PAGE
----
5. Ann K. Emery on January 7, 2014 at 10:33 am

    Since we’re all making guilty confessions… I typically just “read” the pictures and headers in blog posts, and skim a paragraph or two if it’s a topic I really like.



    • Chris Lysy on January 7, 2014 at 10:43 am

      Thanks Ann. That’s why I like cartooning. If the cartoons reflect the points I make in the text, at least my points will come across even if the text isn’t read.

      There are other ways to do this than cartoons. Of course, that’s another post entirely 🙂



  6. Kathleen Lynch on January 7, 2014 at 10:58 am

    Hi Chris,
    I read your post on my external monitor but within my email program. So, my screen showed my email folders down the left-hand side, but the rest of the screen was your blog post.

    I liked it, btw.

    Kathy



    • Chris Lysy on January 7, 2014 at 11:03 am

      Thanks Kathy 🙂
      It’s really interesting to see all the different ways this post is being read.



  7. Molly Engle on January 7, 2014 at 4:26 pm

    Chris, Focus may be the answer. I lost focus and found I switched out of your post at the point where you said, “when you’re done, could you comment…yeah, I went back later, much later, and saw the cartoons. I blog and this was an important piece for me…I still think that 500 words is too long.; breaking up the post with headings and shifts helps. I wonder if reading more than 500 words is the issue. And if it is being viewed on a smart phone, help…(I don’t have one…). Keep up the thinking and the work you do…maybe those of us who are truly technopeasants will adapt…and Happy New Year!



    • Chris Lysy on January 8, 2014 at 6:47 am

      Thanks Molly, Happy New Year to you too 🙂

      I’m not sure I’d go with the 500 word limit. I likely wouldn’t go longer than 500 for any individual point/sub-point, but I’ve seen successful multi-part posts that have a lot more words.

      Of course, what’s success? You can get the point of this post by just looking at the cartoons and the headers. If you can communicate the main point just through your reader skimming your post, the rest of the words can just be added value. It’s ok if they don’t read all 500 or 1000 or whatever.



  8. Cameron Elliott on January 7, 2014 at 6:02 pm

    Hi Chris,
    I read this old-school-style on my laptop email client. Great post! I also got a lot out of your “deductive presentation” post which you linked to. Writing inductively is a hard but essential habit to shake for us dyed-in-the-wool researchers.



    • Chris Lysy on January 8, 2014 at 7:05 am

      Thanks Cameron!
      Making the switch is definitely tough. It’s easier if you can accept the idea that many of your readers are not going to read everything you write.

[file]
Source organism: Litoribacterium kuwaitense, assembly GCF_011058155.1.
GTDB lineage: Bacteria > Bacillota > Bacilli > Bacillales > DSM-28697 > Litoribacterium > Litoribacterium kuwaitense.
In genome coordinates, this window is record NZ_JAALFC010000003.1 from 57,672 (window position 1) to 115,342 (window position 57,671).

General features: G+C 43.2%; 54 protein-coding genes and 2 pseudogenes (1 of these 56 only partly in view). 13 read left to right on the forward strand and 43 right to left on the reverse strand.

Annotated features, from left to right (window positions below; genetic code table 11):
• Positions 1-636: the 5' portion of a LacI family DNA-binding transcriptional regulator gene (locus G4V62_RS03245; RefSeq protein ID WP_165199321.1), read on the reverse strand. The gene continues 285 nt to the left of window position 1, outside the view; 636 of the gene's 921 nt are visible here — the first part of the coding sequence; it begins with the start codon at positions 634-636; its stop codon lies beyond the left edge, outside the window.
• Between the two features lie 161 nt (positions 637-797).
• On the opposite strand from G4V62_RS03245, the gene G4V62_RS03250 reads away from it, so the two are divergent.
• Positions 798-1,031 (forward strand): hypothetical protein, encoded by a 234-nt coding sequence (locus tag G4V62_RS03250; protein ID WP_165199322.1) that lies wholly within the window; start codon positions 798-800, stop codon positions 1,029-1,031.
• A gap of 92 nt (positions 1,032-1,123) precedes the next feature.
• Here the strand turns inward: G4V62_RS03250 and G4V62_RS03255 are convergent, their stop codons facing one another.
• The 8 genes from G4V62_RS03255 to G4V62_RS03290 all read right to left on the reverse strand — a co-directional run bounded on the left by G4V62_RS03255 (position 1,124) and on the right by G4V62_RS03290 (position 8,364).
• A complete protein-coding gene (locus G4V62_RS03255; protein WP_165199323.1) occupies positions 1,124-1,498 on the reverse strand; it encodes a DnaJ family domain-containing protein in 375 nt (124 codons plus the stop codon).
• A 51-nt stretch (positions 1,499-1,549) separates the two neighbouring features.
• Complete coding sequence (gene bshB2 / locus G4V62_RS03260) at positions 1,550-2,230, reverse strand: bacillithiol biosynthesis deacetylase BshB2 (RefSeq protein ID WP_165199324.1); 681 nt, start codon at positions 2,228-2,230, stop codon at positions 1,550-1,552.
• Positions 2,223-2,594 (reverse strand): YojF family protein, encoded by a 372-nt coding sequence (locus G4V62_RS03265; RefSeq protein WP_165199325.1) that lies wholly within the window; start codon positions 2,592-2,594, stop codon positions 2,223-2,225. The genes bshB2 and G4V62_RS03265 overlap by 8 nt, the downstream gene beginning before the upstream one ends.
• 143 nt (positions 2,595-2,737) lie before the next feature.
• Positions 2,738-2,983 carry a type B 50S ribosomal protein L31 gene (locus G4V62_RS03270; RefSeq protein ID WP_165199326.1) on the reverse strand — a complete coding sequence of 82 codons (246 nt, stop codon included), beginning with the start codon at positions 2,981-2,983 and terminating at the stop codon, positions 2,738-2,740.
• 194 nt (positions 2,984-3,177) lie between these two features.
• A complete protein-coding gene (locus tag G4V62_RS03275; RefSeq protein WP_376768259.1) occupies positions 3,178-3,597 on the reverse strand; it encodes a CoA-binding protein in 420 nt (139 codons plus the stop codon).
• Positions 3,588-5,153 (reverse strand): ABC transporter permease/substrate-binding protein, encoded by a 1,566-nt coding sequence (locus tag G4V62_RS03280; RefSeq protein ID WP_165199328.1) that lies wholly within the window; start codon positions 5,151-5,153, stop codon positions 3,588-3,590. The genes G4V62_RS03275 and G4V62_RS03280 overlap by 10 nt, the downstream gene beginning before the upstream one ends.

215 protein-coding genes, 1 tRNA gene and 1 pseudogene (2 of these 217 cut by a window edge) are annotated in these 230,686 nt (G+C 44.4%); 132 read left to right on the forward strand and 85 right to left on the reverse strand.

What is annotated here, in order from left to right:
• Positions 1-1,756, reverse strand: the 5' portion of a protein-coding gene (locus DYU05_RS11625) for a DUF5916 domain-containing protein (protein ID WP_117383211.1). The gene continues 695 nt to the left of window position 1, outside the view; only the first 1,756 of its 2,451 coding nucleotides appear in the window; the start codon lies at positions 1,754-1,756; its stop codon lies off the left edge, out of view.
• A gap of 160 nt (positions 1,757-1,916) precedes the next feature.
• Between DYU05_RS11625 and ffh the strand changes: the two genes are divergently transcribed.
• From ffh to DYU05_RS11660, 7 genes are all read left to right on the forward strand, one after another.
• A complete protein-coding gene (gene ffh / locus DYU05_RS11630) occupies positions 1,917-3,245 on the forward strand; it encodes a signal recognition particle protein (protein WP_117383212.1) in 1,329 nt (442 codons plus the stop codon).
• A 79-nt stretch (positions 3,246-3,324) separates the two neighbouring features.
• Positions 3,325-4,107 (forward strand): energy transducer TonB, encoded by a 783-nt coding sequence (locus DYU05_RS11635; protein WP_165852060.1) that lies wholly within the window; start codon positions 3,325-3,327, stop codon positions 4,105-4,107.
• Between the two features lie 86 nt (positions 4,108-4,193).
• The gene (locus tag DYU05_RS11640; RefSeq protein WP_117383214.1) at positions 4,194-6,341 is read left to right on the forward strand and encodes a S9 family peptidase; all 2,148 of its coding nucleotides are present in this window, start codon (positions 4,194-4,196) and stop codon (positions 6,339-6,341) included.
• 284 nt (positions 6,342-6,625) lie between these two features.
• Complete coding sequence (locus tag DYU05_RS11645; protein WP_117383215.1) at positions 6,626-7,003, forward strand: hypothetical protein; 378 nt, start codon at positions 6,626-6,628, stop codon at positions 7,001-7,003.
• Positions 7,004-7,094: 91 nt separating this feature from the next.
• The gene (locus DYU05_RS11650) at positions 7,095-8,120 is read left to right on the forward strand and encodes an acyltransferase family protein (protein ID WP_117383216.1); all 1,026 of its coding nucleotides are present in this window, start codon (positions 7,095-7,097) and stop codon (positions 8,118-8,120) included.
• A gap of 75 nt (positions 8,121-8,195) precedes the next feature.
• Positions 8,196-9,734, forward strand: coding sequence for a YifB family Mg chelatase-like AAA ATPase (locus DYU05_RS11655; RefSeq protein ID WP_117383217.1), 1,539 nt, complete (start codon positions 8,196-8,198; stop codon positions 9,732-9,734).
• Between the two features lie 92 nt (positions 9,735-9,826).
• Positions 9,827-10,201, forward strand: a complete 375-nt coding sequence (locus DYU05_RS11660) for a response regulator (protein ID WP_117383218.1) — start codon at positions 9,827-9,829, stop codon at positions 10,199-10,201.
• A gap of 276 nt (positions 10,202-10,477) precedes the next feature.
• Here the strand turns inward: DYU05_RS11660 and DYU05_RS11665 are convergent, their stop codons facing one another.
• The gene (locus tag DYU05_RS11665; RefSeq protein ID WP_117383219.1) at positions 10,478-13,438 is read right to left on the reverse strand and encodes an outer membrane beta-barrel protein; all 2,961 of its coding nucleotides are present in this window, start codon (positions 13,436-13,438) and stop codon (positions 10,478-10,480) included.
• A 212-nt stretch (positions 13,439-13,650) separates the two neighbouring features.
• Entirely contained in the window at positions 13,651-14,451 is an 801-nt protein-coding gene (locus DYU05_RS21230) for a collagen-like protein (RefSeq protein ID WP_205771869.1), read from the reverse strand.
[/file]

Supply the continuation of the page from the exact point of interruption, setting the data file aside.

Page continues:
9. Kevin on January 7, 2014 at 9:40 pm

    I read the post on my tablet while watching my 4 year old son at the library.
    Great points to think about.



    • Chris Lysy on January 8, 2014 at 7:08 am

      Thanks Kevin!



  10. karen on January 8, 2014 at 8:17 am

    Ha!I start reading blogs on my phone 90% of the time. If it’s super interesting I’ll check it out on my computer if I can’t view it properly. I started reading the first time at work yesterday and got busy. Started again last night while watching an awesome series ‘Getting On’ on HBO Go with my sister. My Internet was shotty last night so here I am….finally making my comment (sitting indian style in bed on my phone) when I should be getting ready for work.

    Lol that was fun Chris!



    • Chris Lysy on January 8, 2014 at 9:15 am

      Awesome Karen, thanks for the story 🙂



  11. Tamara on January 9, 2014 at 4:19 am

    I read this on my laptop while sitting next to my boyfriend on his couch. He interrupted me once to talk about something he was reading on his laptop.,,,



    • Chris Lysy on January 9, 2014 at 8:48 am

      Thanks Tamara!



  12. Ann Price on January 10, 2014 at 10:23 am

    in my comfy chair with coffee while listening to MQP on youtube…..



    • Chris Lysy on January 10, 2014 at 10:34 am

      Interesting Ann, two simultaneous presentations. Is the MQP video worth a listen? If so, please share the link 🙂



  13. Erica Heath on January 14, 2014 at 5:13 pm

    Sitting at my desk at work with the large screen. Having a chili lunch and paging rather lazily through my emails.



    • Chris Lysy on January 14, 2014 at 8:14 pm

      Thanks Erica, definitely paints a familiar picture.



  14. Craig Hadden (@RemotePoss) on January 15, 2014 at 7:19 am

    Great blog, Chris!

    You’re right about focus being vital. In fact I use a model called the FiRST framework, and the F stands for “Focus attention”. You can find an overview here [link].

    Comments (and backlinks) very welcome!

    When it comes to writing, I try to not only cut surplus paragraphs (as you say), but even surplus syllables. (So it’s ironic that most of my posts end up being quite long! I struggle with publishing just a bite-size post from a longer piece. Hopefully the headings, lists, callouts etc make them fairly easy reading.)

    To answer your question: Online I usually read at a desk, in a maximised browser window on a laptop, but with many tabs along the top. (I like to use almost the full screen, and I hate distractions that move or flash.)



    • Chris Lysy on January 15, 2014 at 8:30 am

      Thanks Craig,
      Cutting syllables, now that’s dedication.